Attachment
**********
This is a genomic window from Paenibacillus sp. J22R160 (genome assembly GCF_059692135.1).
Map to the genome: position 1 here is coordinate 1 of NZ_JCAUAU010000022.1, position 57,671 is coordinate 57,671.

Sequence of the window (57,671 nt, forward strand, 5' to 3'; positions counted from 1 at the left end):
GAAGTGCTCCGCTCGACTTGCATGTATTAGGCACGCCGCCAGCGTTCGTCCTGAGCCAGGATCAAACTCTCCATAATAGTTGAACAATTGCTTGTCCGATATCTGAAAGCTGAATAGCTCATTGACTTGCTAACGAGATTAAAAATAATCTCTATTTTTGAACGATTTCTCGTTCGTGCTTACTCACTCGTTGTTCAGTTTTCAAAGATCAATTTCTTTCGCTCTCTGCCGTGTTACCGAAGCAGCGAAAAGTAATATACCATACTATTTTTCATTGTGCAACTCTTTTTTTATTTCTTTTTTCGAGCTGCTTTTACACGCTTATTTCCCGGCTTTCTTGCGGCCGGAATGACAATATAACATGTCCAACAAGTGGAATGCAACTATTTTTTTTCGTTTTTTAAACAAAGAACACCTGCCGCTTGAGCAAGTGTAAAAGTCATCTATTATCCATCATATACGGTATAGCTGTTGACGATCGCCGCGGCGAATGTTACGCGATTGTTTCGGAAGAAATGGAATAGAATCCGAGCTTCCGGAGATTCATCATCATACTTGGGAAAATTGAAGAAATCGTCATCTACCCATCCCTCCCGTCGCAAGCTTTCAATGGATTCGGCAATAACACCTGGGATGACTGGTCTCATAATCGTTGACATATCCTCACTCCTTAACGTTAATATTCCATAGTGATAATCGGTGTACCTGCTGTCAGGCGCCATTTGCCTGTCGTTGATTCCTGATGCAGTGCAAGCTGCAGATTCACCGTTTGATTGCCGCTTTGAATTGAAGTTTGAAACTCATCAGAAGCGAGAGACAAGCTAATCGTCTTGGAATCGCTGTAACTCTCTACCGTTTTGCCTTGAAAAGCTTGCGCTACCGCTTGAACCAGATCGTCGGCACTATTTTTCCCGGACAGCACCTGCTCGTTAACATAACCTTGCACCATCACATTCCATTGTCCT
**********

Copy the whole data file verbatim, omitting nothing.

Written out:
This is a genomic window from Paenibacillus sp. J22R160 (genome assembly GCF_059692135.1).
Map to the genome: position 1 here is coordinate 1 of NZ_JCAUAU010000022.1, position 57,671 is coordinate 57,671.

Sequence of the window (57,671 nt, forward strand, 5' to 3'; positions counted from 1 at the left end):
GAAGTGCTCCGCTCGACTTGCATGTATTAGGCACGCCGCCAGCGTTCGTCCTGAGCCAGGATCAAACTCTCCATAATAGTTGAACAATTGCTTGTCCGATATCTGAAAGCTGAATAGCTCATTGACTTGCTAACGAGATTAAAAATAATCTCTATTTTTGAACGATTTCTCGTTCGTGCTTACTCACTCGTTGTTCAGTTTTCAAAGATCAATTTCTTTCGCTCTCTGCCGTGTTACCGAAGCAGCGAAAAGTAATATACCATACTATTTTTCATTGTGCAACTCTTTTTTTATTTCTTTTTTCGAGCTGCTTTTACACGCTTATTTCCCGGCTTTCTTGCGGCCGGAATGACAATATAACATGTCCAACAAGTGGAATGCAACTATTTTTTTTCGTTTTTTAAACAAAGAACACCTGCCGCTTGAGCAAGTGTAAAAGTCATCTATTATCCATCATATACGGTATAGCTGTTGACGATCGCCGCGGCGAATGTTACGCGATTGTTTCGGAAGAAATGGAATAGAATCCGAGCTTCCGGAGATTCATCATCATACTTGGGAAAATTGAAGAAATCGTCATCTACCCATCCCTCCCGTCGCAAGCTTTCAATGGATTCGGCAATAACACCTGGGATGACTGGTCTCATAATCGTTGACATATCCTCACTCCTTAACGTTAATATTCCATAGTGATAATCGGTGTACCTGCTGTCAGGCGCCATTTGCCTGTCGTTGATTCCTGATGCAGTGCAAGCTGCAGATTCACCGTTTGATTGCCGCTTTGAATTGAAGTTTGAAACTCATCAGAAGCGAGAGACAAGCTAATCGTCTTGGAATCGCTGTAACTCTCTACCGTTTTGCCTTGAAAAGCTTGCGCTACCGCTTGAACCAGATCGTCGGCACTATTTTTCCCGGACAGCACCTGCTCGTTAACATAACCTTGCACCATCACATTCCATTGTCCT